South Downs Way (SDW) Pyecombe to Eastbourne, the end of the Way

Wednesday 15th was cloudy and windy again and we had some showers, heavy at times. We left around 9 after a good breakfast with an impressive array of fresh fruit. It was a shortish day of about 17km which gave us plenty of time to look around Lewes. Leaving Pyecombe we walked through a golf course and uphill to pass close to two windmills, called Jack and Jill.

This is Jill of "Jack and Jill" Jack was in a state of decapitation at the time!

This is Jill of “Jack and Jill” Jack was in a state of decapitation at the time!

There was a particularly heavy shower on our arrival in Lewes and we were pleased to pop into a Polish coffee shop and shelter, and drip. We took a look at the Castle and wandered down the High Street which, unusually, had a wide range of small local shops; very few national chain stores. We then visited the Brewery (Harveys) pub and were able to have a taster of each of their brews before plumping for a pint of the chosen one. We arrived at our B&B around 4.30. The landlady appeared a little phased by our arrival, but it seemed this was her default state. The accommodation was comfortable enough but a little haphazard. Dinner was at the nearby Snowdrop Inn, a delightful, quite traditional pub with an unconventional and broad menu selection. I had lamb medallions with black pudding.

Thursday was probably the best weather of the trip and we had a decent walk of about 24km before us. Lewes is not on the SDW and we had to take quite a deviation to get there. Not being walking purists we decided not to re-trace our steps to the SDW but, instead, to follow the river and rejoin SDW at Southease. I think this was the best part of the trip for wildlife, lots of different birds seen along this rural stretch of tidal riverbank. In the sunshine, this was a glorious section of the walk. We found a pub in Rodwell for coffee, The Abergavenny Arms, then joined the SDW again just before the very picturesque church at Southease.

Church at Southease

Church at Southease

After crossing the River Ouse, the railway and the A26, a level crossing and two bridges respectively, we climbed Firle Beacon and stopped near the top for lunch in a spot that was as out of the wind as possible; it was a sunny day but the strong, cold wind was still ever-present. This was a day with wonderful views inland and out to sea across Newhaven. We arrived at Alfriston just in time for a hot drink and some cake, the shop was on the point of shutting and we had to sneak out of the rear garden when finished. The upside of the rear departure was that it took us right past another very pretty church.

Photo-0016We then just had about  1km to go to get to our “Country house” B&B, certainly the grandest of the trip, and the most expensive though not by much. That evening we walked another km or so to the Plough and Harrow for dinner, a very nice traditional pub with good food and a charming atmosphere. This was M’s last day. She finally gave in to her cold and was picked up the following day to go home. Such a shame because in many ways the last day was the best.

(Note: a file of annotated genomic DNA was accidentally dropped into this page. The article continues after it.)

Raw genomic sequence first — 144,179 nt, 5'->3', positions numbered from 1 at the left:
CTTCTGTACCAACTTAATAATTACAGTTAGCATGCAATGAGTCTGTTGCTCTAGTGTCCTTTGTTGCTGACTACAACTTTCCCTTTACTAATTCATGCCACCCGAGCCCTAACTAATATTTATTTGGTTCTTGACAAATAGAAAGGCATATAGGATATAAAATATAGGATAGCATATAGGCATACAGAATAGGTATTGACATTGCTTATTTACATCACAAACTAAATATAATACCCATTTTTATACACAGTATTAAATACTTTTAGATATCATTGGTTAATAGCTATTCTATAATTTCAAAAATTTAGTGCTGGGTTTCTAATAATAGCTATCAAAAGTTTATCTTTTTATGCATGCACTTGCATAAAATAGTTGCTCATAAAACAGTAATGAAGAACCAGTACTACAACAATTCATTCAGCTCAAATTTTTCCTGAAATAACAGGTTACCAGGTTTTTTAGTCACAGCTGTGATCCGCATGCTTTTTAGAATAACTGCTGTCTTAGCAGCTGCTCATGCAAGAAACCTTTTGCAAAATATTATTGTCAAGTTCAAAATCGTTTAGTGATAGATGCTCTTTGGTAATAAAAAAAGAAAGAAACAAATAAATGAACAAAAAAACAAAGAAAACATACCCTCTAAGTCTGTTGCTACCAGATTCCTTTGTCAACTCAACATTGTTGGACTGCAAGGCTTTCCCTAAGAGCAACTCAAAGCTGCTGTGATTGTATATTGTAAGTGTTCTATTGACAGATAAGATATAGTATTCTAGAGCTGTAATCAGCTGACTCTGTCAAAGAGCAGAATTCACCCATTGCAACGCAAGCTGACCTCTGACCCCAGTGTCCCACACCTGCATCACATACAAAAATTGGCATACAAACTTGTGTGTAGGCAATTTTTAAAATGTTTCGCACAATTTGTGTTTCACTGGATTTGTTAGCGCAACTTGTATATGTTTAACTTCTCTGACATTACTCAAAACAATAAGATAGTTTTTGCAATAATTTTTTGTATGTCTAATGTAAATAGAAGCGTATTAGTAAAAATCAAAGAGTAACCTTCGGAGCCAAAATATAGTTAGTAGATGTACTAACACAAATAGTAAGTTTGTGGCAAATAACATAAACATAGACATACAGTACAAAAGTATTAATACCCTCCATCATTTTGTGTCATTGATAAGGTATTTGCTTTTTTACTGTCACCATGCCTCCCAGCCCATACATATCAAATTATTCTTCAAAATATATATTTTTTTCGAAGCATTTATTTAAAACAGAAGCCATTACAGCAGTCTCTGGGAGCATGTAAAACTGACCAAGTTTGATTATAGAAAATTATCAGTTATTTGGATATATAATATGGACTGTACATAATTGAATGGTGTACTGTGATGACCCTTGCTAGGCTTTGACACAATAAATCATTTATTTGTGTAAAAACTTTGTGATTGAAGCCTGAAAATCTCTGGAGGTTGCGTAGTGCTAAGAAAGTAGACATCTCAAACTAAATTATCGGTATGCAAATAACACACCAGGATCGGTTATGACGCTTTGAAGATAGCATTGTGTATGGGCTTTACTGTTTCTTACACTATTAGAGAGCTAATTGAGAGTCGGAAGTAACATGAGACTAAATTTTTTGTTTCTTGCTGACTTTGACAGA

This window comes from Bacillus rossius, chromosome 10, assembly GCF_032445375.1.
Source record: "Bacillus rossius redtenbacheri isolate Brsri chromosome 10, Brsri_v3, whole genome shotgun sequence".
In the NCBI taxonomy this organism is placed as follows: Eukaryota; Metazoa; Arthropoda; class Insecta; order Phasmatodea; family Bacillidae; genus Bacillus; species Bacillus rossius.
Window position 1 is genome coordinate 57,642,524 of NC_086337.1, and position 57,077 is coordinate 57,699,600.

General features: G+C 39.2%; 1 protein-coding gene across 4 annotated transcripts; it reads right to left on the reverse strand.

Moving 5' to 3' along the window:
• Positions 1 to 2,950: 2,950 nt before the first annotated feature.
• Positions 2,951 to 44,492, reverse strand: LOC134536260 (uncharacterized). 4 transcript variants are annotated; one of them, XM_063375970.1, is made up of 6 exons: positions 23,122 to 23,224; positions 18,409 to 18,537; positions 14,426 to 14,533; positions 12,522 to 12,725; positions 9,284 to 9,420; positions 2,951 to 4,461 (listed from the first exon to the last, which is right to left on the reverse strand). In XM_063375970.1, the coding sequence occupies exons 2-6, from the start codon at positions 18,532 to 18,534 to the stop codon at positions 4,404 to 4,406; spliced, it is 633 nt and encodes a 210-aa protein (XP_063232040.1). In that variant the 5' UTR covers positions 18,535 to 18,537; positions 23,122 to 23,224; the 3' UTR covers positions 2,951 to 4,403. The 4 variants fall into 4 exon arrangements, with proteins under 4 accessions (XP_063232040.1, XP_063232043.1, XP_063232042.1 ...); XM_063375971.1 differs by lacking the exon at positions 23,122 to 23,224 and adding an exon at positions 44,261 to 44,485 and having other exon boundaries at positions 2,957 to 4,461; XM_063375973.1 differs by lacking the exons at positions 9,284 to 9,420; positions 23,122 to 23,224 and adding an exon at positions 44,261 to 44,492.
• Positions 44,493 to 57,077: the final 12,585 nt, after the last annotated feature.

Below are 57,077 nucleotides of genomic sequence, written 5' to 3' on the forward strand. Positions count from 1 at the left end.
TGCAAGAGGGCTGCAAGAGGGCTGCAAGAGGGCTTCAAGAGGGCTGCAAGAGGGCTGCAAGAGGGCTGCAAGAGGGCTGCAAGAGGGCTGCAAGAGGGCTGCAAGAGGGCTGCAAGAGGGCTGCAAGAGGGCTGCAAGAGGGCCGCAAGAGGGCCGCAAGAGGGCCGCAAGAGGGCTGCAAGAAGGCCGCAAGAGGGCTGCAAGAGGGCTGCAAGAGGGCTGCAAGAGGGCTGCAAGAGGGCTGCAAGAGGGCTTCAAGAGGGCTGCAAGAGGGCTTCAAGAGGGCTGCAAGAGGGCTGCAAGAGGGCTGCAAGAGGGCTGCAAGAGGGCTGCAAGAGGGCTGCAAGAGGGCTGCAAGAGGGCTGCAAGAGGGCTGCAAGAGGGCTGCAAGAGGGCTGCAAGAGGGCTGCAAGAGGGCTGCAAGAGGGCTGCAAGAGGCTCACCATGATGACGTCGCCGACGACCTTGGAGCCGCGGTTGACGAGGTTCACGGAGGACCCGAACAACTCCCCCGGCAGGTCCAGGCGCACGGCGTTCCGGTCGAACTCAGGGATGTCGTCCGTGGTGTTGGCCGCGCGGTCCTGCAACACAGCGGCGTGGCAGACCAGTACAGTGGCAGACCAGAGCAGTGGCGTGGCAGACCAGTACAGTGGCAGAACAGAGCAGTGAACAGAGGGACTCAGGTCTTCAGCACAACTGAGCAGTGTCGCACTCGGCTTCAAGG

Friday 17th May, our last day of walking SDW. We were sent off with an excellent cooked breakfast. The day was cloudy and decidedly cool, if not cold, due to the wind. But it was dry all day and visibility was good. Cuckmere Haven was the first strikingly attractive feature

Cuckmere Haven

Cuckmere Haven

where the SDW enters the Seven Sisters Country Park at Exceat. We took a look around the visitor centre and had a coffee. Then off over the various “sisters” (hills). The scenery is completely different from the rest of the SDW with white cliffs dominating the views.

Cliffs and Beachy Head lighthouse

Cliffs and Beachy Head lighthouse

We arrived at Birling Gap for lunch and marvelled at the rapid coastal erosion there. The next target was Beachy Head after passing Belle Tout, an old lighthouse that was physically lifted, all 850 tonnes of it, and moved 17m away from the eroding cliff face. Belle Tout is currently a private house offering B&B. On Beachy Head we were approached by the Beachy Head Chaplain whose main task, along with volunteers, is to talk people out of suicide attempts. After a few introductory exchanges he started telling us about the aggressive nature of the chalky footpaths for leather boots and therefore that his walking boots wear out very quickly. It was all a little strange!

The final stretch of the SDW seemed to lose all signage, although we, anyway, had decided to take a lower path into Eastbourne. We ended up at the official end/start of SDW path and then descended to the promenade for a seemingly endless walk to our B&B, which turned out to be on Marine Road not Marine Parade as we expected. This B&B was on a par with the pub we stayed in at Buriton, adequate but far from commodious. After our 24km or so walk we were very pleased to find an excellent pub just over the road. The beer was good with a pleasing variety and food portions were generous – the prawn cocktail starter selected by E was almost scary in its size. I had cod mornay.

Next day, Saturday, we walked to the station and returned home.

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